Fiona MacDonald attended the College of Art, Brisbane and received a Bachelor of Arts, Fine Arts from the South Australian School of Art, University of South Australia.
Fiona MacDonald began exhibiting in Sydney in the mid-1980s at Hogarth Gallery and then at Mori Gallery in Catherine Street in Leichhardt and Day Street in Sydney City. She is represented by The Cross Art Projects in Kings Cross in Sydney.
Fiona MacDonald often works with regional archives, collections and communities to think through global history from a local perspective. She has undertaken several commissions and residencies working with and interpreting museums and their collection. In addition, Rockhampton born Fiona MacDonald has developed an art practice based on her close ties to her hometown that straddles the local/regional and the metropolitan/global. Since 1993 has researched archives and collections in Rockhampton and Central Queensland to create a ‘portrait of a people’ living in a mid-sized Australian town over time.
This work was installed in various venues in Rockhampton before traveling further a field. The bodies of work completed in Rockhampton since 1993 are 'Universally Respected’, shown at the Rockhampton Club; 'Mob’ at Mori Gallery, Sydney; 'Close’, exhibited Rockhampton Botanic Gardens Interpretive Centre and Australian Centre for Contemporary Art, Melbourne in 1995; 'School’, exhibited at the Museum of Contemporary Art in 1996 and 'Hello Joe’ shown at the Rockhampton City Gallery, 2009.
The counter-point to the 'Local Studies’ series are the 'Foreign Affairs’ projects about social turmoil and democracy. Selected solo exhibitions and projects from this group of works include ‘Lobby’, ‘Fold’, ‘Spin’ a suite of three exhibitions in New York at Pace University and Daneyal Mahmood Gallery, New York (2007); Dream Home, Gfineart, Washington DC, USA (2006); Strangely Familiar, UTS Gallery, University of Technology, Sydney (curator Ricky Subritzky, 2005.) A related series of watercolour paintings are of 'Riots’ and riotous or celebratory crowds or mobs around the world. These are presented as tongue-in-cheek formalist paintings (eg 'Red Movement’.)
In late 2009 a survey exhibition called ‘Local Studies, Foreign Affairs’, Fiona MacDonald at Artspace Mackay will, for the first time, bring together the Rockhampton works (18 December 2009 – 31 January 2010, curated by Jo Holder). The project juxtaposes selected work from the Local Studies a series of 4 Suites made in Rockhampton and the panoramic Foreign Affairs series.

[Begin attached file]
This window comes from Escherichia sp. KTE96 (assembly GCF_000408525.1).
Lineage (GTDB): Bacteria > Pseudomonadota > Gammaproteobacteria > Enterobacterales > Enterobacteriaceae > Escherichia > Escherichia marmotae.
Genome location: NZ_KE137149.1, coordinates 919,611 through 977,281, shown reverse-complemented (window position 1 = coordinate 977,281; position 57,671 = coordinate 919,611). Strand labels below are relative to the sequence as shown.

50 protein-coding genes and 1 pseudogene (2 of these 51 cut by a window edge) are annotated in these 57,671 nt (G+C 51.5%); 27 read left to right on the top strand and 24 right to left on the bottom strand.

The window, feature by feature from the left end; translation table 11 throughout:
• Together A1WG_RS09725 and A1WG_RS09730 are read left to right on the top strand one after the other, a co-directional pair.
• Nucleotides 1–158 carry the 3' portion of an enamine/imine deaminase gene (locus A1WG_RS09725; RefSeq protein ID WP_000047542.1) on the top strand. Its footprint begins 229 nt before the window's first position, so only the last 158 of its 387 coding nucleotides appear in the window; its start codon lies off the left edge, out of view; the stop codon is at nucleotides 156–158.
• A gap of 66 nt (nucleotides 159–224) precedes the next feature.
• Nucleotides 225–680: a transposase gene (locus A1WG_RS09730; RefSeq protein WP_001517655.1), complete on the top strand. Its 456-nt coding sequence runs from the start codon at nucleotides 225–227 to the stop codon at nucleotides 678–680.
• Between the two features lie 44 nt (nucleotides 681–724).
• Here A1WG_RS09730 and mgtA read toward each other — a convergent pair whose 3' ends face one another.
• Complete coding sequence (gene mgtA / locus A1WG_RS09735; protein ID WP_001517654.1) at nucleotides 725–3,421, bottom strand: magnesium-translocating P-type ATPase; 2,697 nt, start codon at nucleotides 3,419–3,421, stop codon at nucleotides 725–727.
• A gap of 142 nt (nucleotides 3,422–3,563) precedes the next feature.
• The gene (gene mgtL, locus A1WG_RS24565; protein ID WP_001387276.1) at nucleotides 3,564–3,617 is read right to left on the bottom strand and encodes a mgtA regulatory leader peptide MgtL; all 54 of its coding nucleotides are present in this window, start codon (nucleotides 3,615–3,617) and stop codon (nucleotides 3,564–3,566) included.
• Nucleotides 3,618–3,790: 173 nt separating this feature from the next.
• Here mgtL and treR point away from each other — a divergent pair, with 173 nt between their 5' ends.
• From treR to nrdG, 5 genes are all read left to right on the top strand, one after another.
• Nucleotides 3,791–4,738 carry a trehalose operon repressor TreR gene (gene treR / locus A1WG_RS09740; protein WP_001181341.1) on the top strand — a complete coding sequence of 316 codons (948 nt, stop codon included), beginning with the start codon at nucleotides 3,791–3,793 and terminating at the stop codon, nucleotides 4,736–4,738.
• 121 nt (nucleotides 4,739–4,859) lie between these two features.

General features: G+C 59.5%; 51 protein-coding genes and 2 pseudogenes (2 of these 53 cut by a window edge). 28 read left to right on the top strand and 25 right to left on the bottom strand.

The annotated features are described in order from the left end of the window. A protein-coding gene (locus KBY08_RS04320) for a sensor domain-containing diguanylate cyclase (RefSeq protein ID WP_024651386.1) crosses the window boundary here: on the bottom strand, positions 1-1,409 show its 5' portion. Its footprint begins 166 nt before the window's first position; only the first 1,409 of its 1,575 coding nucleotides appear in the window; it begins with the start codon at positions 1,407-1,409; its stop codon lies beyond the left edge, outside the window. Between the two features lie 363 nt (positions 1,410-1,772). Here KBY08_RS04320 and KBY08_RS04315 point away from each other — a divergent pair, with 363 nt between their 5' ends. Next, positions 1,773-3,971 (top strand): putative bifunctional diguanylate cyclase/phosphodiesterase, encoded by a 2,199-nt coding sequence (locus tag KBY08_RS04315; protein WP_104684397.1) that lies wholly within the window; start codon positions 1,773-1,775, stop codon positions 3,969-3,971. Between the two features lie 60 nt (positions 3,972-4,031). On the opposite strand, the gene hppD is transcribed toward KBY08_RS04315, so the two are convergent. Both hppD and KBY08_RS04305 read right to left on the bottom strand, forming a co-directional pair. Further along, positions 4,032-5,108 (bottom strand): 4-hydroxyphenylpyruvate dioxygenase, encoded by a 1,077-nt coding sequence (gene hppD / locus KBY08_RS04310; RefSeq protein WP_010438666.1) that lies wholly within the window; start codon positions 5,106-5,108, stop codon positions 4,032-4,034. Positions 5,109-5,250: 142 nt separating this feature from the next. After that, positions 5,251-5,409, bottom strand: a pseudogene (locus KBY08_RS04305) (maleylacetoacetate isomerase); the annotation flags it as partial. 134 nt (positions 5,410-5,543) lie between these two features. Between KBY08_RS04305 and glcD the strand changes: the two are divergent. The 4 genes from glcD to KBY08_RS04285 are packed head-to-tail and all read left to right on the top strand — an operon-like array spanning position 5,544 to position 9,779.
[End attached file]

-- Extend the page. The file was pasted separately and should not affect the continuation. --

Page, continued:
Fiona MacDonald’s work has also been seen in major contemporary exhibitions such as the 9th Biennale of Sydney, Art Gallery of New South Wales, Adelaide Biennial of Australian Art, Art Gallery of South Australia and Australian Perspecta, Art Gallery of NSW. She has exhibited in Tokyo, Paris, London, Washington DC and New York. Other museum or collection based projects and exhibitions include 'One Square Mile’, Museum of Brisbane, City Hall Brisbane (2003); The Australia Projects: Federation Festival, RMIT Gallery Melbourne (curator Juliana Engberg, 2001); Photography is Dead Long Live Photography, Museum of Contemporary Art, Sydney (curator Linda Michaels, 1996); Seven Histories of Australia, Australian Centre of Contemporary Art, Melbourne (curator Liz Williamson, 1996; The Aberrant Object: Women and Surrealism, Museum of Modern Art at Heide (curator Juliana Engberg, 1994) Second Nature P3 Art Tokyo, Japan (curator Sally Couacaud, 1991)and A First Look: Philip Morris 83-86, National Gallery of Australia, Canberra (curator James Mollison, 1986.)
Catalogue publications include: Universally Respected (University of Central Queensland, 1993); Honeymoon (Joan Kerr, Mitchell Library, SLNSW 1992); Cyclopaedia (Eloise Lindsay, Elizabeth Bay House, Sydney 1990). Her work also features in twenty group exhibition catalogues.
Web exhibition catalogues: http://oj.hss.uts.edu.au/strangelyfamiliar/strangelyfamiliar.pdf and http://hss.uts.edu.au/dreamhome (2007)
Public Art Projects: include Palimpsest, Customs House Sydney Public Art Project for the City of Sydney 1998 (curator Sally Couacaud); Time Walk, Campbell Parade, Bondi, Waverley Council 1999; Millennium Tympanum, Sydney International Airport, Sydney Olympics 2000 (curator Jo Holder). Her concept for the Sea of Hands proposed by Jo Holder and AAAR! (Australian Artists Against Racism!) to ANTaR (Australians for Native Title and Reconciliation) in 1997 proved to be a powerful tool for Australian Reconciliation.
Fiona MacDonald’s work is held in the collections of the National Gallery of Australia, National Gallery of New Zealand, National Gallery of Victoria, Queensland Art Gallery, Art Gallery of Western Australia, Art Gallery of South Australia and the Powerhouse Museum, Sydney as well as regional gallery and university collections. She is also represented in private collections in Australia, London, Chicago, New York and Washington DC.